Who cares about facts?

From “nation of slaves” to “my teeth are white,” from $100,000 waiters to allegations of stolen elections, nonsense and deception dominate Minnesota’s political headlines in July.

The latest charges that the Minnesota senatorial election was stolen focus on whether or not some felons voted, and right-wing bloggers are quick to conclude that they did and that this means Franken stole the election.  Doug Grow ably dissects this canard, as does Max Sparber, who also calls Margaret Anderson Kelliher’s campaign on the carpet for its latest ad.

Then there’s Michele Bachmann, who already has made two sets of headlines this week, and it’s only Wednesday. The first set focuses on her “nation of slaves” remark and charges that President Obama doubled the deficit, while the second set was generated when she defended the whiteness of her teeth and called Tarryl Clark a liar.

Eric Black points out the error in Michele Bachmann’s “Obama doubled the deficit” charges. The Colorado Independent reported that Bachmann said Obama had more than doubled the national debt, from $5.8 trillion to $13 trillion. Black explains that those figures are misleading and inaccurate.

There are two main ways that the U.S. national debt is expressed. The most common, called the “debt owed to the public,” was, as Bachmann said, about $5.8 trillion at the beginning of 2009. [That debt] has risen, at an alarming pace, to $8.6 trillion. Debt owed to the public basically refers to U.S. bonds owned by creditors outside of the U.S. government.

The second measure of debt, explains Black, is the total debt, including internal debt, such as bonds that make up the Social Security Trust Fund.

You can compare “debt owed to the public” in 2009 and today – $5.8 trillion growing to $8.6 trillion, or total debt in 2009 to total debt today – $10.2 trillion growing to $13 trillion. Either measure is legit, but neither shows a doubling of the debt.

This weekend she claimed that DFL opponent Tarryl Clark “brazenly and blatantly lied about what I said.” As Max Sparber details, Bachmann manages to misstate both what Clark said and what she (Bachmann) previously stated. And if that’s not enough to confuse you, Bachmann also charged that Clark’s campaign staff doctored photos to make Bachmann’s teeth appear less than gleaming white.

How Politifact gets the facts

From PolitiFact’s website: PolitiFact writers and editors spend considerable time deliberating on our rulings. We always try to get the original statement in its full context rather than an edited form that appeared in news stories. We then divide the statement into individual claims that we check separately. …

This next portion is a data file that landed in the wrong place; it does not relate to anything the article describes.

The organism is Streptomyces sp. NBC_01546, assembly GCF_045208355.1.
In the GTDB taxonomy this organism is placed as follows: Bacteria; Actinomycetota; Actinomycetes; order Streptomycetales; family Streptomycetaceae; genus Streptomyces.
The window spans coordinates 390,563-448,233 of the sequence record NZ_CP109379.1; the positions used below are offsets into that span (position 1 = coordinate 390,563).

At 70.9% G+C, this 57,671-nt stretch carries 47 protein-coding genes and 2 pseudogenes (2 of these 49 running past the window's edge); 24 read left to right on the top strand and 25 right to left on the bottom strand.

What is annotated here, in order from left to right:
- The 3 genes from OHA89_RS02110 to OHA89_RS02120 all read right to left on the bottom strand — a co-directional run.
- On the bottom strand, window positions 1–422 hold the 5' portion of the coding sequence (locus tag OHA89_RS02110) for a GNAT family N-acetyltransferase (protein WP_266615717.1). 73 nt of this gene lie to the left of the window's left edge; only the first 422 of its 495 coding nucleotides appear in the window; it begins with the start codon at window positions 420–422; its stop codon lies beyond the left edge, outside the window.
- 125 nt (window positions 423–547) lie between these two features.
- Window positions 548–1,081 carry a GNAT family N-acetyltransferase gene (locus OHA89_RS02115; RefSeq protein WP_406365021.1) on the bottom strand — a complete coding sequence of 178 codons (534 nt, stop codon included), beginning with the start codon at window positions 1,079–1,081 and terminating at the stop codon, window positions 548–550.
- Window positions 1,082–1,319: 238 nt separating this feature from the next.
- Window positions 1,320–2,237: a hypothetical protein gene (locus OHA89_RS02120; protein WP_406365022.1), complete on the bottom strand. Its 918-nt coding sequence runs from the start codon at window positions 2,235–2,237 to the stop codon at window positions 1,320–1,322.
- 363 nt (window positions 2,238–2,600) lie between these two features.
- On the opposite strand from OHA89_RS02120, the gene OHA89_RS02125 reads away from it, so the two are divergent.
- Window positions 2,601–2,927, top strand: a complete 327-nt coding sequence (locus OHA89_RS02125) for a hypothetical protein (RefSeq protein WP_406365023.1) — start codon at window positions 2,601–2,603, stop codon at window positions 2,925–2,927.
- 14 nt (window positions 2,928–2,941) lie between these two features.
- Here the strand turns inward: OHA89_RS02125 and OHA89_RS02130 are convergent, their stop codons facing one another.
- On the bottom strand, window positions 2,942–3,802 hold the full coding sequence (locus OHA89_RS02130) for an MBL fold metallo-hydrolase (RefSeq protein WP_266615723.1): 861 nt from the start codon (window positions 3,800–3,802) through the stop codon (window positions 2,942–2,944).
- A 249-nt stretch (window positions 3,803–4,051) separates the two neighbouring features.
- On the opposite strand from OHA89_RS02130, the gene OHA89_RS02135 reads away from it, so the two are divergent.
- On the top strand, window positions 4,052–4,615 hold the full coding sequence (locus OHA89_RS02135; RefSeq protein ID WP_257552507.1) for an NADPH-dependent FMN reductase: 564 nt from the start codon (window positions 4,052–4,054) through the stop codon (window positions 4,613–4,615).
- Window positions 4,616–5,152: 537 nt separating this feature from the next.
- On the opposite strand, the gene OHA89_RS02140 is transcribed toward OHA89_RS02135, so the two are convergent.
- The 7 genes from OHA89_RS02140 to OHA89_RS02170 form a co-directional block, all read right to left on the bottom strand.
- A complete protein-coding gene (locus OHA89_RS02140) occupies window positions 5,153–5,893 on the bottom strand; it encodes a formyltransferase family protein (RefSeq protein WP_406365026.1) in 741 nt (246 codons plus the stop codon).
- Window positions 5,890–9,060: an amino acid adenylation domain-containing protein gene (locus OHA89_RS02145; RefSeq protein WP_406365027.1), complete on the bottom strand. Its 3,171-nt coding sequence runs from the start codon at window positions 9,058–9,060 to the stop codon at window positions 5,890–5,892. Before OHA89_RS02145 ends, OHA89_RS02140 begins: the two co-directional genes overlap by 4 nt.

When possible, we go to original sources to verify the claims. We look for original government reports rather than news stories. We interview impartial experts.

We then decide which of our six rulings should apply:

TRUE – The statement is accurate and there’s nothing significant missing.

MOSTLY TRUE – The statement is accurate but needs clarification or additional information.

HALF TRUE – The statement is accurate but leaves out important details or takes things out of context.

BARELY TRUE – The statement contains some element of truth but ignores critical facts that would give a different impression.

FALSE – The statement is not accurate.

PANTS ON FIRE – The statement is not accurate and makes a ridiculous claim.

Bachmann’s poll numbers show that a strong majority of Sixth District voters like her sleazy style, so she’s keeping it up.  Along with the deficit misstatements came Bachmann’s coy, but headline-making, question about “would we count what has transpired into turning our country into a nation of slaves.” Note: she didn’t exactly say that we are a nation of slaves – she posed it as a question. That’s akin to the email forwarders of racist, sexist and other nasty screeds who say, “I didn’t say this was true – I just forwarded it to ask what you thought of it.”

These forwarded emails arrive as regularly as clockwork – from the birthers’ claims that Obama was born in Kenya (he wasn’t) to the “White Pride” speech by actor Michael Richards during his trial for racist remarks (he didn’t give the speech, and he was never on trial – neither racism nor stupidity is a crime) to today’s prize entry, claiming that “Obama and his regime” will require that all health insurance premiums be taxed as part of gross income (nope – that one’s not true either.)

I don’t mind when someone sends me an email and asks whether I can help them figure out whether it is true. I do mind when people forward the latest outrageous lie to their entire email list without even trying to check on its accuracy.

And I mind a whole lot when public figures lie – either deliberately or because they just don’t feel like checking the facts and figures.

This kind of behavior degrades our personal and political discourse. It increases – and maybe it’s meant to increase – the level of public cynicism and mistrust. The ability to make decisions based on facts is essential to our social and political system. Without it, large numbers of people give up on responsible participation in the political system.

Fact-checking is not easy or quick, which means it often lags behind the lies that hit the headlines. (Take a look at the sidebar, describing Politifact’s process.)

Those journalists who carefully track the facts and expose the lies serve as an essential counterweight to the lies that destroy our social fabric. So does every person who contributes a bit of truth to the debate or debunks another lie – or pays attention to Politifact’s analyses or cross-checks crazy emails with Snopes.com before forwarding.

Tracking the facts and making fact-based judgments is a job not only for journalists, but for all of us.

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